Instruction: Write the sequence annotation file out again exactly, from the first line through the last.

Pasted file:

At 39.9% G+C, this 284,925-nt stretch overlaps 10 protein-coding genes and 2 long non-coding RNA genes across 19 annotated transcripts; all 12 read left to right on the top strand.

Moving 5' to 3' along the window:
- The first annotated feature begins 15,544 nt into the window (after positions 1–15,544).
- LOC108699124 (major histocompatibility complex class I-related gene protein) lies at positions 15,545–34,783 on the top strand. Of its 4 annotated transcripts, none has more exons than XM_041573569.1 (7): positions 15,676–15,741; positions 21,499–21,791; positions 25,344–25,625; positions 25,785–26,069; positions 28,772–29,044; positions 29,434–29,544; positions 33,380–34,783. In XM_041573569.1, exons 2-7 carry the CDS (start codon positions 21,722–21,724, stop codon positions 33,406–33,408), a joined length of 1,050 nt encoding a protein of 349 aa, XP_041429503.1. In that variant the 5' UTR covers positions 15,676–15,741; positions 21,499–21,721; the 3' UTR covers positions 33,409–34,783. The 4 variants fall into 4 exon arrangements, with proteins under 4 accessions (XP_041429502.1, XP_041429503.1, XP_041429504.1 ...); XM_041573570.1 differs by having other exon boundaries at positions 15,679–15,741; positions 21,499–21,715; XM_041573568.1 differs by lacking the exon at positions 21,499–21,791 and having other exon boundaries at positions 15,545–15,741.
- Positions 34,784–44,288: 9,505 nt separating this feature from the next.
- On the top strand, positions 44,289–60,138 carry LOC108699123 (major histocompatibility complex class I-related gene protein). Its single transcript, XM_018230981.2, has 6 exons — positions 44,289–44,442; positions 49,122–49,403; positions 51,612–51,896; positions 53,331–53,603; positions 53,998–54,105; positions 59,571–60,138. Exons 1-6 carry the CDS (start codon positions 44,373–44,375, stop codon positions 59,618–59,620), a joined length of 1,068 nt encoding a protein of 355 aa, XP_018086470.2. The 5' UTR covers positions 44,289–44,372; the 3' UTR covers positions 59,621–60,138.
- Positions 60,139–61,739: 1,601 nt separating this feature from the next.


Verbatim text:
At 39.9% G+C, this 284,925-nt stretch overlaps 10 protein-coding genes and 2 long non-coding RNA genes across 19 annotated transcripts; all 12 read left to right on the top strand.

Moving 5' to 3' along the window:
- The first annotated feature begins 15,544 nt into the window (after positions 1–15,544).
- LOC108699124 (major histocompatibility complex class I-related gene protein) lies at positions 15,545–34,783 on the top strand. Of its 4 annotated transcripts, none has more exons than XM_041573569.1 (7): positions 15,676–15,741; positions 21,499–21,791; positions 25,344–25,625; positions 25,785–26,069; positions 28,772–29,044; positions 29,434–29,544; positions 33,380–34,783. In XM_041573569.1, exons 2-7 carry the CDS (start codon positions 21,722–21,724, stop codon positions 33,406–33,408), a joined length of 1,050 nt encoding a protein of 349 aa, XP_041429503.1. In that variant the 5' UTR covers positions 15,676–15,741; positions 21,499–21,721; the 3' UTR covers positions 33,409–34,783. The 4 variants fall into 4 exon arrangements, with proteins under 4 accessions (XP_041429502.1, XP_041429503.1, XP_041429504.1 ...); XM_041573570.1 differs by having other exon boundaries at positions 15,679–15,741; positions 21,499–21,715; XM_041573568.1 differs by lacking the exon at positions 21,499–21,791 and having other exon boundaries at positions 15,545–15,741.
- Positions 34,784–44,288: 9,505 nt separating this feature from the next.
- On the top strand, positions 44,289–60,138 carry LOC108699123 (major histocompatibility complex class I-related gene protein). Its single transcript, XM_018230981.2, has 6 exons — positions 44,289–44,442; positions 49,122–49,403; positions 51,612–51,896; positions 53,331–53,603; positions 53,998–54,105; positions 59,571–60,138. Exons 1-6 carry the CDS (start codon positions 44,373–44,375, stop codon positions 59,618–59,620), a joined length of 1,068 nt encoding a protein of 355 aa, XP_018086470.2. The 5' UTR covers positions 44,289–44,372; the 3' UTR covers positions 59,621–60,138.
- Positions 60,139–61,739: 1,601 nt separating this feature from the next.